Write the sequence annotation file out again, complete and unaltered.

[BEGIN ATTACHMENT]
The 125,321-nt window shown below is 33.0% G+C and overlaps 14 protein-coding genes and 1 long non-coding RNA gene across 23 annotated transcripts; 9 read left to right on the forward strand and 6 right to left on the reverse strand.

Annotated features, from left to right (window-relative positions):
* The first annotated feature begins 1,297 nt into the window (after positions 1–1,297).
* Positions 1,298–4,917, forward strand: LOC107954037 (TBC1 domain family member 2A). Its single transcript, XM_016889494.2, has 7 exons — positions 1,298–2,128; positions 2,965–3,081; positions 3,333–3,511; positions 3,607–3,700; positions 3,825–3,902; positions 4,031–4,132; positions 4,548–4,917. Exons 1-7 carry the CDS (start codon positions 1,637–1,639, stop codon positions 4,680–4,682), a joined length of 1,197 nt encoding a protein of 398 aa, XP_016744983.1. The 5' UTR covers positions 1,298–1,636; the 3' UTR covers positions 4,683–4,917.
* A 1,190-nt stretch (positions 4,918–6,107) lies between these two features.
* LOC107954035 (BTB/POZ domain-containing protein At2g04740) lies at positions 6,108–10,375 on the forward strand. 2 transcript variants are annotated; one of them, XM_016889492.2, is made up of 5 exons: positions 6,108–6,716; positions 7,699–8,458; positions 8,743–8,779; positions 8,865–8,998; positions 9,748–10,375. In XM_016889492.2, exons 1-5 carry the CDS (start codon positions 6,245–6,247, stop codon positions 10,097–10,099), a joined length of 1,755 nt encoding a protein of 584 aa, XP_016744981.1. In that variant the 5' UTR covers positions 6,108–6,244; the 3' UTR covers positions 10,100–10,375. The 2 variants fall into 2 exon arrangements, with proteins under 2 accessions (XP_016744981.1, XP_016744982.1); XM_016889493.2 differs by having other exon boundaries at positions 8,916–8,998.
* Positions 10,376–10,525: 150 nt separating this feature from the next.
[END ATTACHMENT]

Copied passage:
The 125,321-nt window shown below is 33.0% G+C and overlaps 14 protein-coding genes and 1 long non-coding RNA gene across 23 annotated transcripts; 9 read left to right on the forward strand and 6 right to left on the reverse strand.

Annotated features, from left to right (window-relative positions):
* The first annotated feature begins 1,297 nt into the window (after positions 1–1,297).
* Positions 1,298–4,917, forward strand: LOC107954037 (TBC1 domain family member 2A). Its single transcript, XM_016889494.2, has 7 exons — positions 1,298–2,128; positions 2,965–3,081; positions 3,333–3,511; positions 3,607–3,700; positions 3,825–3,902; positions 4,031–4,132; positions 4,548–4,917. Exons 1-7 carry the CDS (start codon positions 1,637–1,639, stop codon positions 4,680–4,682), a joined length of 1,197 nt encoding a protein of 398 aa, XP_016744983.1. The 5' UTR covers positions 1,298–1,636; the 3' UTR covers positions 4,683–4,917.
* A 1,190-nt stretch (positions 4,918–6,107) lies between these two features.
* LOC107954035 (BTB/POZ domain-containing protein At2g04740) lies at positions 6,108–10,375 on the forward strand. 2 transcript variants are annotated; one of them, XM_016889492.2, is made up of 5 exons: positions 6,108–6,716; positions 7,699–8,458; positions 8,743–8,779; positions 8,865–8,998; positions 9,748–10,375. In XM_016889492.2, exons 1-5 carry the CDS (start codon positions 6,245–6,247, stop codon positions 10,097–10,099), a joined length of 1,755 nt encoding a protein of 584 aa, XP_016744981.1. In that variant the 5' UTR covers positions 6,108–6,244; the 3' UTR covers positions 10,100–10,375. The 2 variants fall into 2 exon arrangements, with proteins under 2 accessions (XP_016744981.1, XP_016744982.1); XM_016889493.2 differs by having other exon boundaries at positions 8,916–8,998.
* Positions 10,376–10,525: 150 nt separating this feature from the next.